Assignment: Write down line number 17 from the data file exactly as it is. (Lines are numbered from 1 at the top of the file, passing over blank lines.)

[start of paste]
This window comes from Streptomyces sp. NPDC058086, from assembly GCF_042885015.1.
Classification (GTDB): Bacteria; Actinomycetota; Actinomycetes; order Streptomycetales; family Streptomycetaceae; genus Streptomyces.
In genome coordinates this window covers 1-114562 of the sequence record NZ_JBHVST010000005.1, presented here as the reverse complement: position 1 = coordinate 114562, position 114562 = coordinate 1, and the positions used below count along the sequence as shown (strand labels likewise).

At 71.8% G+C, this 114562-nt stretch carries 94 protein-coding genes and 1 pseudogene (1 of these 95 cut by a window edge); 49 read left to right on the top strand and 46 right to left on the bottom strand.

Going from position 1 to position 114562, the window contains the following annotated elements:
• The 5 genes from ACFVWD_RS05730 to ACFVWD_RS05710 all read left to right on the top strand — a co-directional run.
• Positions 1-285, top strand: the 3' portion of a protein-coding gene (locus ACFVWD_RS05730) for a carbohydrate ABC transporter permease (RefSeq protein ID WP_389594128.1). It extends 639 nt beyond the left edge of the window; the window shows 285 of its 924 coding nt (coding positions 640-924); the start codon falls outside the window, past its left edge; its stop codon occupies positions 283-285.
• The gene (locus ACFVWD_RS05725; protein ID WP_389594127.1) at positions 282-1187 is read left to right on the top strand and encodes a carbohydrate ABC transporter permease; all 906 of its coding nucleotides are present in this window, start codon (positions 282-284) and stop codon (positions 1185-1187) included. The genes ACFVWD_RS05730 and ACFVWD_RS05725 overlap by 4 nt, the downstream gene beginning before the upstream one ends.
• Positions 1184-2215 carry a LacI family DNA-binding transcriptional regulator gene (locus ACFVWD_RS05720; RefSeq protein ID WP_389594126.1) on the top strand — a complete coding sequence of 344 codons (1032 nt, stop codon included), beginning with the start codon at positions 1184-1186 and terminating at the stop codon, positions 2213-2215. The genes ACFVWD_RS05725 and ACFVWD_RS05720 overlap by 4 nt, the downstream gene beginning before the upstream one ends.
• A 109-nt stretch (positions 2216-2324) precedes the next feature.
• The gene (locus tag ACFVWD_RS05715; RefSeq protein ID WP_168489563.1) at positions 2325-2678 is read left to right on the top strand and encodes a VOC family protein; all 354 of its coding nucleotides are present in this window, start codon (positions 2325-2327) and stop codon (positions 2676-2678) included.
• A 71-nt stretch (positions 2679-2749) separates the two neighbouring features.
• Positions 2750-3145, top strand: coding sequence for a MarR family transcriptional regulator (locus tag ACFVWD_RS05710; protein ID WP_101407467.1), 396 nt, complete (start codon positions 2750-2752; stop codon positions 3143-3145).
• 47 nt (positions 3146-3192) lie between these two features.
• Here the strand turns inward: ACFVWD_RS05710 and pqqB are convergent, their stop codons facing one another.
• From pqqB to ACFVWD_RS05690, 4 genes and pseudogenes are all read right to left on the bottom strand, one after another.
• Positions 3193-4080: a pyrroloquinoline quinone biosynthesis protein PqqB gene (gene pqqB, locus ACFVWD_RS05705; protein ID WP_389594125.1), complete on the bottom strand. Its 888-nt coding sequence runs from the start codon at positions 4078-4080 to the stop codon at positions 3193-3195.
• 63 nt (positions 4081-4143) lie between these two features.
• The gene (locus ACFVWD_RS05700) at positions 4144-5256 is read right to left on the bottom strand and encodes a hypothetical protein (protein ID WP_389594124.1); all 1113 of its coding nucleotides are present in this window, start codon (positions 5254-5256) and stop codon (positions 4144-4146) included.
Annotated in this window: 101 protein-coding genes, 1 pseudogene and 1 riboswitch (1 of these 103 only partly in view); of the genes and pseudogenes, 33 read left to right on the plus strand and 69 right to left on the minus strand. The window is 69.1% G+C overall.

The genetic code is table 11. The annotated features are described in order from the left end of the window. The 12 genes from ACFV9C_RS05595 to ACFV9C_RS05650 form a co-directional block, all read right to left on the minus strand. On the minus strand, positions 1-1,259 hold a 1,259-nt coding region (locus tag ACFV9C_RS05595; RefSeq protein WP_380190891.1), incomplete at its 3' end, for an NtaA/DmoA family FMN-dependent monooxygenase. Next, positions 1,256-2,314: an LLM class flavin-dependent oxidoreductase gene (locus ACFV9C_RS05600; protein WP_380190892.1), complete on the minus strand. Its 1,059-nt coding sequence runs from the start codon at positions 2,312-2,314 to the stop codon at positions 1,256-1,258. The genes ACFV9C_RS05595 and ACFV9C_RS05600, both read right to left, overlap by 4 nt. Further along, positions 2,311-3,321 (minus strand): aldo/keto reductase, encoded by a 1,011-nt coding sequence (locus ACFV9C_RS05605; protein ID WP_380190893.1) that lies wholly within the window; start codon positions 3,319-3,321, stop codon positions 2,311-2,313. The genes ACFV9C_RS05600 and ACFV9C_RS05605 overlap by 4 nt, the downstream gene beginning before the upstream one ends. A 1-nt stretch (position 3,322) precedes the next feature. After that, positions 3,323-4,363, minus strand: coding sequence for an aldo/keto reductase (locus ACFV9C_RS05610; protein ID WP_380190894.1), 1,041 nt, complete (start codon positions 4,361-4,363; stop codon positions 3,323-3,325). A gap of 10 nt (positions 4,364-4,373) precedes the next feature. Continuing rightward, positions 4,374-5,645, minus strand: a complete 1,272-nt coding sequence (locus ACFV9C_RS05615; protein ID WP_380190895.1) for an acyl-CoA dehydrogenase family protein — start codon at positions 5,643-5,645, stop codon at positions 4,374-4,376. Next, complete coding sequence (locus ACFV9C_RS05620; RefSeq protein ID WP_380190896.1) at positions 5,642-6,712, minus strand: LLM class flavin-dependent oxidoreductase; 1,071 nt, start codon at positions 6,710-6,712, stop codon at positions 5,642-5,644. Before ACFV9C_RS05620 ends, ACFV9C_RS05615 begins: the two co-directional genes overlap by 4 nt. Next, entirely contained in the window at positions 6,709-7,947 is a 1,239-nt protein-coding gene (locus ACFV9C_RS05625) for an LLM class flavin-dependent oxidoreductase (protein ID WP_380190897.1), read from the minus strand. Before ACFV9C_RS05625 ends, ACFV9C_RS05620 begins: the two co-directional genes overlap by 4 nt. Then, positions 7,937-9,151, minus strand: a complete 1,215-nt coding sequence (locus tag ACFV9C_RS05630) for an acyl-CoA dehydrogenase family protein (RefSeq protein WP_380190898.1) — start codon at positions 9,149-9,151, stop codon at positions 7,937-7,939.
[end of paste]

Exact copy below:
• Positions 3193-4080: a pyrroloquinoline quinone biosynthesis protein PqqB gene (gene pqqB, locus ACFVWD_RS05705; protein ID WP_389594125.1), complete on the bottom strand. Its 888-nt coding sequence runs from the start codon at positions 4078-4080 to the stop codon at positions 3193-3195.